Horsy News, Views and Attitudes   Vol. 1 Number 16   November 5-11,  2007

Local Farm Honored AppleMark


Nelson's Farm & Barn  - photo by Jeanne Betancourt


     Two hundred tons is a compost pile as big as a barn. But that's what James Nelson has saved from going to local landfills. This week Nelson's Farm got an award from SCCA, the Southern Connecticut Composting Association.


    "We have been composting our own dairy waste for years," Nelson said, "Then Reggie Olson asked us to take his farm's output, too. It took off from there."


     Nelson's farm now composts green waste for all of the Wiggins area. Last year Nelson started to bag the finished compost and sales took off.  Nelson then offered pickup service to local horse owners.


     "Mr. Nelson drives by once a week and to pick up our pony plop," said young Anna Harley. "He doesn't charge horse owners to take it away, and we're glad he can recycle it into compost."


     Locally Nelson's Compost is available at Kline's Hardware, Feed and Tack.  Look for the green bag with a picture of Nelson's barn.

"Just Passing Through"

Bird Hike Next Weekend

     Next weekend marks the annual bird watchers' hike on Mount Morris, lead by Park Ranger Jack Stranton.


     "Every fall birds fly south to the Caribbean for the winter," Stranton said. "Mt. Morris is one of the places they first stop to rest. November is a great time to see lots of migrating birds."


   After flying all night, these birds stop to rest and eat before they start again. 


    Ranger Stranton looked downhill from his ranger station.  "This area has always been a favorite spot for songbirds, while the swamps around Lake Appamapog attract waterfowl."


      This year's five-mile trek will be from 10 am to 2 pm next Saturday, November 10th. Hikers can meet the Park's Ranker Station at the top of Mt. Morris. Everyone is should wear sturdy hiking shoes and bring a picnic lunch.


    The hike route will follow the north side of Badd Brook to Lake Appamapog and stop at the Town Beach for a sack lunch. Hikers will return following trails along the brook's south side.


  A local youth riding group, the Pony Pals, will follow the same path an hour later.  "We volunteered to ride last in case anyone gets into trouble," Pam Crandal said.  "We will make sure the other hikers get home safe!"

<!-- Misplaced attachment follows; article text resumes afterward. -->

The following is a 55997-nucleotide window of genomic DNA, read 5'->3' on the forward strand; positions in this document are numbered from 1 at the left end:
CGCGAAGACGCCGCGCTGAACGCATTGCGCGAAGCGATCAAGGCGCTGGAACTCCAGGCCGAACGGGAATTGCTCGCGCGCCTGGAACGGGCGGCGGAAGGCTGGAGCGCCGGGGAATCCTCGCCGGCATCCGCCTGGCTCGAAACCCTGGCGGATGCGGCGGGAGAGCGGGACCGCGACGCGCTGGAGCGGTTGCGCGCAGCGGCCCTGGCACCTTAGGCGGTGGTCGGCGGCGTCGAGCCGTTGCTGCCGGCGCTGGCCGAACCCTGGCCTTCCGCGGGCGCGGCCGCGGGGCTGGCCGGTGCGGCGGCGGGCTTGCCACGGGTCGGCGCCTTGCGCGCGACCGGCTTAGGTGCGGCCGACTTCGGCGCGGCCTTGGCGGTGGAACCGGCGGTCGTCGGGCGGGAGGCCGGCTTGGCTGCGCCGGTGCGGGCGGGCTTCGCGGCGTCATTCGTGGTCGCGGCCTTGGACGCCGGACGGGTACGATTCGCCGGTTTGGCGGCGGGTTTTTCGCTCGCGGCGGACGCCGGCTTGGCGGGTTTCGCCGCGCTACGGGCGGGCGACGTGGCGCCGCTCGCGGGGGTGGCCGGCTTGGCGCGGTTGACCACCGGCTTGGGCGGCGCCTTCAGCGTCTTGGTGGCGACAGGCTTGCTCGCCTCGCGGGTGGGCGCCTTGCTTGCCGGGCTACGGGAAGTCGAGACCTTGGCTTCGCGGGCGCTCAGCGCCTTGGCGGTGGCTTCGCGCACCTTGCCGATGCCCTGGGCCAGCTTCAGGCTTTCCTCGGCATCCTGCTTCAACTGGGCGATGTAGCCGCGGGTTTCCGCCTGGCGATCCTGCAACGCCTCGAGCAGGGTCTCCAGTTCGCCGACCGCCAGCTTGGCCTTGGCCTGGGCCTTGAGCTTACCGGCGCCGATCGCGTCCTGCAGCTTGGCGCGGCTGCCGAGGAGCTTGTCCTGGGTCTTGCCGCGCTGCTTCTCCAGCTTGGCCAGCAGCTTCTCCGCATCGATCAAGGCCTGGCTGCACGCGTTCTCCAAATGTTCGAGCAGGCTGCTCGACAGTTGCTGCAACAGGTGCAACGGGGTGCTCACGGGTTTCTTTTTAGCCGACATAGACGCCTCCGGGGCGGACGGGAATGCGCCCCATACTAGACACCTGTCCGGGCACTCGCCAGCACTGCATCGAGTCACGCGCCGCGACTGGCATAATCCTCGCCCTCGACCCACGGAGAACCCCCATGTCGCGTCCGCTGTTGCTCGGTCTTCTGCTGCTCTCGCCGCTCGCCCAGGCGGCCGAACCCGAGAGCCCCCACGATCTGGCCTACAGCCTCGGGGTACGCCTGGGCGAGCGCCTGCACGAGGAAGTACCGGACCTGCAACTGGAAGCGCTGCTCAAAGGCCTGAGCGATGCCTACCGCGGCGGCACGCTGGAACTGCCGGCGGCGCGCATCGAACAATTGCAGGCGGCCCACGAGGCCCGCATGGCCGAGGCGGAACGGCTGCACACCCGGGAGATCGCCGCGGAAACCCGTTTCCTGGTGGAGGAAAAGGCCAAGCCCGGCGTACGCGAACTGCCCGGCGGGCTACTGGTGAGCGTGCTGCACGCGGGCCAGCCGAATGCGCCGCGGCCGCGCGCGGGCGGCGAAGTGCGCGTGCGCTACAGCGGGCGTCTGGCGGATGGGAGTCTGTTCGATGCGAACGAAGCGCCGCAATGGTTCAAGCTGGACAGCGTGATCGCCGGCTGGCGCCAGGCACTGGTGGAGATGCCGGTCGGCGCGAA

Thought for the day -   - Oliver Wendell Holmes

A mind that is stretched by new experience

can never go back to its old dimensions

Page 2

Horsy News, Views and Attitudes Vol. 1 Number 16   November 5-11,  2007



Q.  Q. Can a person really tell what an animal is thinking like Pam in Super special #5?   Your fan, Isabelle


Dear Isabelle,


     Humans and horses think differently but as you get to know a pony well you can certainly tell what is going through their mind.  That is one of the secrets of good horse riding and care. Super Special #5 is one of my favorite Pony Pal books for that very reason.


    In that book Snow White is practicing for the Winter Festival and Acorn gets jealous. Pam Crandal 'reads' Acorn and Snow White's thoughts to help her Pony Pals.


     Almost anyone can learn to do the same thing if they try.  Anna and Lulu wrote down Pam's steps


  1. Clear your head

2. Breathe deeply and Slowly

3. Focus on the animal

4. Relax and listen

5. Believe what you hear.


 Using these steps, ponies and horses will tell you many things.   They can smell and hear things that are very far away.    

     When you work with them to find what they are feeling, remember to think in pictures, not words.


    Ponies and horses remember things clearly, and will tell you when something has happened that they were afraid of or hurt by, even when it was a long time ago. Sometimes they can even show you an image of what is going to happen before it does.


   To learn how to read your pony's (or any pet's) mind, you need to think about how they see things and focus on their point of view. In the book, Pam takes her time and is very quiet, giving a pony time to calm down.


    Just like when something is bothering you, whatever is on the animal's mind will come to the top very soon. If you are waiting for it, you will see what it is.  


    Sometimes it is simple, like when a pony is missing it's best friend and begins to worry about where they have gone. If the pony is in pain from an injury or illness, you will sometimes sense that, too.  Even if it is just that your pony is hungry or wants a treat, they may tell you that.


   It is better to try this when you don't have a big problem with your pony. It can be fun to try and see if you can tell what they are thinking.   Let me know how it works out.  Communicating with your pet is not as hard as you think.

Thought for the day - 

If you have a hill to climb, waiting won't make it smaller.